As part of the Bernstein Centennial, Longy School of Music wondered about what we might want to know about the towering American figure. On hand was Jamie Bernstein to provide some insider talk. Other informants, if you will, were mezzo-soprano Sandra Piques Eddy, baritone David Kravitz, and a trio of Longy pianists Wayman Chin, Brian Moll, and Spencer Myer.
Thursday evening’s “in-depth” look brought forth two of Leonard Bernstein’s works, Anniversaries for Piano (1942-86) written for his family and friends, and Arias and Barcarolles, for which he was author of both lyrics and music.
The highlight of the evening had to be Jamie Bernstein, who gave us every sense of having been invited into her living room where, at times, you could almost feel the presence of her father.
A miniature reflection on Aaron Copland began the anniversary vignettes. It is well known the admiration Bernstein held for the grandfather of American music. A tender greeting to Leonard’s sister and a simple narrative melody to his South American born wife Felicia Montealegre followed.
Helen Coates was his first piano teacher when he was fourteen. Later, she was to become his personal secretary, “bossy” and always his “protector.” Continuing in relaxed and friendly tones, Jamie Bernstein directed our attention to the music. You can hear Helen in the opening of this anniversary piece, “wakeup, look sharp!”
Projected on the big screen in Pickman Hall were photos of Bernstein, his family, friends, and selected pages from his many scores. These accompanied a story recounted by Jamie for each of the 14 anniversary pieces.
She has transformed a lifetime of loving music into a career of sharing her knowledge and excitement with others and, like her father, wears several different hats: narrator, writer, and broadcaster.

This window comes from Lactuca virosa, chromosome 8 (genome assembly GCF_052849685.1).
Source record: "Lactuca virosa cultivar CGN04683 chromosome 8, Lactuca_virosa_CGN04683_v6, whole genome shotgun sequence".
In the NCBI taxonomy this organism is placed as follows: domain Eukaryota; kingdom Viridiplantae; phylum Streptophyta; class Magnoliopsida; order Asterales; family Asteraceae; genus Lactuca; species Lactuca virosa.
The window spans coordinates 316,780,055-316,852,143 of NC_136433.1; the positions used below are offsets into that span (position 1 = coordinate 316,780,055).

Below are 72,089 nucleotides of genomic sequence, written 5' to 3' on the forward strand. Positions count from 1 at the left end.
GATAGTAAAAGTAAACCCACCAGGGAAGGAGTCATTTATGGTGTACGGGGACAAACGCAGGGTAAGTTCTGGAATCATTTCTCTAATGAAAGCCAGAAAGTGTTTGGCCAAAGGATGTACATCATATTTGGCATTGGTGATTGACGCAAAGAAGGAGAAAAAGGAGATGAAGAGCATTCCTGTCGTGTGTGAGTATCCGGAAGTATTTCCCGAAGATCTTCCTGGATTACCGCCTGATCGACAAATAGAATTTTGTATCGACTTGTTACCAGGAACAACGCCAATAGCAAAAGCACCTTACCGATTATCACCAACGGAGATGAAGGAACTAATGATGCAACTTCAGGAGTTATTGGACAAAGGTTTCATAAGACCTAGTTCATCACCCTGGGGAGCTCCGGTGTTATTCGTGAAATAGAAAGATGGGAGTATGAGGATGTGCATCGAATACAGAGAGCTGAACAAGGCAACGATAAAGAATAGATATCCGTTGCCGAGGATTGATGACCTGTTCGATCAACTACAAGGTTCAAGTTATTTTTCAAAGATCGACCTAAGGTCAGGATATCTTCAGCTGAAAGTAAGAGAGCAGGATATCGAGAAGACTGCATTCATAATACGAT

Elizabeth B. Ehrman and Leonard Bernstein met when she was 20 and he 27, remaining lifelong friends. When they were students, she wrote to him warning against his taking on multiple musical roles so as not to spread himself thin, winding up master of none. His musical nod to her was a jaunty one. The darkest music addressed daughter Nina, along with whom he shared grief over the loss of her mother and his wife, “who died at the early age of 56.”
Jamie spoke about the collaborative and competitive nature of a relationship before we heard For Stephen Sondheim. She said her father’s message carried in the melody was “see, this is how you write a tune!”
Insightful shaping and tonal sensitivity from Spencer Myer disclosed profound empathy for each and every one of the assorted salutations.
Visiting Faculty Artist mezzo-soprano Sandra Piques Eddy and guest artist baritone David Kravitz kept pace with the rapid fire duets in Arias and Barcarolles. And they had fun, too. Eddy: “Why not just stop it?” Kravitz: “How can we stop it?” Then, together: “Beautiful but repetitious. Let it stop. Stop.” And Bernstein did just that and on a dime.
Longy faculty pianists Wayman Chin and Brian Moll alternated in apposite piano duet and solo accompaniments. Progressing further in Bersteinian merriment, the two, with baseball caps on, and according to the directions, “Invent new scat syllables” carried jovially on in “Mr. and Mrs. Webb Say Goodnight.”
David Kravitz credibly beckoned the “carefree, red-haired musician” whose little fiddle “went too far, cutting our taut Heartstrings till they bled. ‘Ash!’ the old ones prayed, ‘Have mercy!’” The song was “Oif Mayn Khas’neh” (At my Wedding).
With Eddy and Kravitz ever so delicately humming throughout the closing number, Wayman Chin lovingly offered the Nachspiel as though in a farewell to the American conductor, composer, pianist, mentor, husband, father, and friend to so many.
David Patterson, Professor of Music and former Chairman of the Performing Arts Department at UMass Boston, was recipient of a Fulbright Scholar Award and the Chancellor’s Distinction in Teaching Award. He studied with Nadia Boulanger and Olivier Messiaen in Paris and holds a PhD from Harvard University. He is the author of 20 Little Piano Pieces from Around the World (G. Schirmer). www.notescape.net